Centipede vs Saint Augustine - Who wins?

Our north-Florida backyard has a fairly steep slope... what I call "the hill". When we moved into our home about four years ago, "the hill" had a fresh layer of Centipede grass (from sod) growing on it. However, over the last few years, whenever I get some grass die-out I quickly get erosion problems. I've backfilled parts of my hill with some the best Florida "topsoil/black dirt", but for a large section of the hill it's to no avail. Enter Saint Augustine. With it's deep root structure, I'm thinking, and hoping, it'll "stick" to the hill much better than Centipede.
1) Is my thinking correct?
2) And, if so, how will the Saint Augustine "mix" with Centipede? Will the two varieties look okay mixed or next to each other?
Notes: - I fertilize the hill once in late spring/early summer with a light application of 15-0-15. - The hill gets a mininum of foot traffic. - The hill gets sunshine all day long. - The hill doesn't get a lot of supplemental water. I only water it when things start to get really dry.
Thanks in advance, Patrick
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On 5 Sep 2006 16:54:49 -0700, snipped-for-privacy@aol.com wrote:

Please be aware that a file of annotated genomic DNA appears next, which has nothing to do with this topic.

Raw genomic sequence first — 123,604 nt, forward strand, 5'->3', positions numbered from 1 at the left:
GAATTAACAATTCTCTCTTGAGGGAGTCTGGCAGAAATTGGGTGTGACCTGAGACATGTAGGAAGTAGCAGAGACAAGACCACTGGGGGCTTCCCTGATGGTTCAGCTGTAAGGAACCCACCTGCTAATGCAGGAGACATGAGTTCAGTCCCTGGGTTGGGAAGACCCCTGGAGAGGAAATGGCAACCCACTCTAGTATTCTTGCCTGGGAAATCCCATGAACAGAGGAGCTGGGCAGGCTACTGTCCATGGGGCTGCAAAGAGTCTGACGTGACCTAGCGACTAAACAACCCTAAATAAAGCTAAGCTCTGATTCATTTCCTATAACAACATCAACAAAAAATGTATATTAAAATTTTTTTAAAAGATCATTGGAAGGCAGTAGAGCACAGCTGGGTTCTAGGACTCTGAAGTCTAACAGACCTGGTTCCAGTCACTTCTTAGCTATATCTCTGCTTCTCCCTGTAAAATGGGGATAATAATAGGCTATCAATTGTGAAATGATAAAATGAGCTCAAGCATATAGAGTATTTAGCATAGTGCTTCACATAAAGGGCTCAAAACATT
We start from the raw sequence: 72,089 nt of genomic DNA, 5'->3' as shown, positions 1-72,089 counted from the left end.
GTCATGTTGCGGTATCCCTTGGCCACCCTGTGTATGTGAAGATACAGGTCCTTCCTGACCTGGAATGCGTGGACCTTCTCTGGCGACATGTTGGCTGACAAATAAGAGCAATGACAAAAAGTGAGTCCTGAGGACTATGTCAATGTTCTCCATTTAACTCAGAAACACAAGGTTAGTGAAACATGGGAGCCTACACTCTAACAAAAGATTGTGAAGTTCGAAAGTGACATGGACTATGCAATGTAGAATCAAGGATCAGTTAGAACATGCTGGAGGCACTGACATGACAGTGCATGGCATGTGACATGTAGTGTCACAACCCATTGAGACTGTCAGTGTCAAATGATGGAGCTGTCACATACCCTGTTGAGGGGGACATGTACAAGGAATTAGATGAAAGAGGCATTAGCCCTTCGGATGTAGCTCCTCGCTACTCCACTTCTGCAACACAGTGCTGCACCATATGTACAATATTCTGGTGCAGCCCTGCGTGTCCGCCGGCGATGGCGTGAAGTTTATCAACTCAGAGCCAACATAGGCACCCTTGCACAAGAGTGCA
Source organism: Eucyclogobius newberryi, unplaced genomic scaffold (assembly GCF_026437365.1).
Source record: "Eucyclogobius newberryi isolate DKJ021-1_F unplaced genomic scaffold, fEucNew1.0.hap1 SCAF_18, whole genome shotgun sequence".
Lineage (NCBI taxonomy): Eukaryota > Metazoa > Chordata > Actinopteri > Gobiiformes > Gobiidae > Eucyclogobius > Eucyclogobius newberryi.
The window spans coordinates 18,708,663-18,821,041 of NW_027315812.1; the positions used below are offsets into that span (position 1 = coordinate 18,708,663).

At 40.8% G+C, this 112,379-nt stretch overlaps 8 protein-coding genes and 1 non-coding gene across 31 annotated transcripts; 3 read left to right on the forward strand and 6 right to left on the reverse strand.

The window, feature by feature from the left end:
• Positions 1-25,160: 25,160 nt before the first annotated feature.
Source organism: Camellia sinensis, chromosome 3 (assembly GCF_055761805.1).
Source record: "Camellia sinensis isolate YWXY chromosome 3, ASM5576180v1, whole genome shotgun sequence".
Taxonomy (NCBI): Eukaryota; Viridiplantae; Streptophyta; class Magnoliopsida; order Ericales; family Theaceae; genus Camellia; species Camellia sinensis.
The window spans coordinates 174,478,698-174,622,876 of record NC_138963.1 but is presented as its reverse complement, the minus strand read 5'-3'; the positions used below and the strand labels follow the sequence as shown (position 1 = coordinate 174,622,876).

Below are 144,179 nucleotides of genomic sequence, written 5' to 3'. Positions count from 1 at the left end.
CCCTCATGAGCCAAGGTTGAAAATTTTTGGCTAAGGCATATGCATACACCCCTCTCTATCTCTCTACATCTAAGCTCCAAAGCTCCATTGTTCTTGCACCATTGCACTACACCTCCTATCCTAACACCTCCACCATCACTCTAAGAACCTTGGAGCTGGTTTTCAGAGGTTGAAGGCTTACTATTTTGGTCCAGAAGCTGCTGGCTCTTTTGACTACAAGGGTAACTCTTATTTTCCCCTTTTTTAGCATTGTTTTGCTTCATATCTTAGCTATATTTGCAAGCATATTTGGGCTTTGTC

The St Augustine, Charleston will outgrow centipede if it gets enough water, and works better than centipede in part sun. I prefer centipede because it doesn't have to be cut quite as often and requires a bit less water, but if you want something that will withstand drought conditions and don't mind the seed sprouts (About a foot tall three days after cutting.) plant bahaia. It is far more drought tolerant, but once you plant the seed you have it for three years, since some of the seed may lay dormant for a couple years before sprouting.
I'd put in a sprinkler line for the hill and keep up the centipede, but that is just me.
Regards,
Hal Middle Georgia
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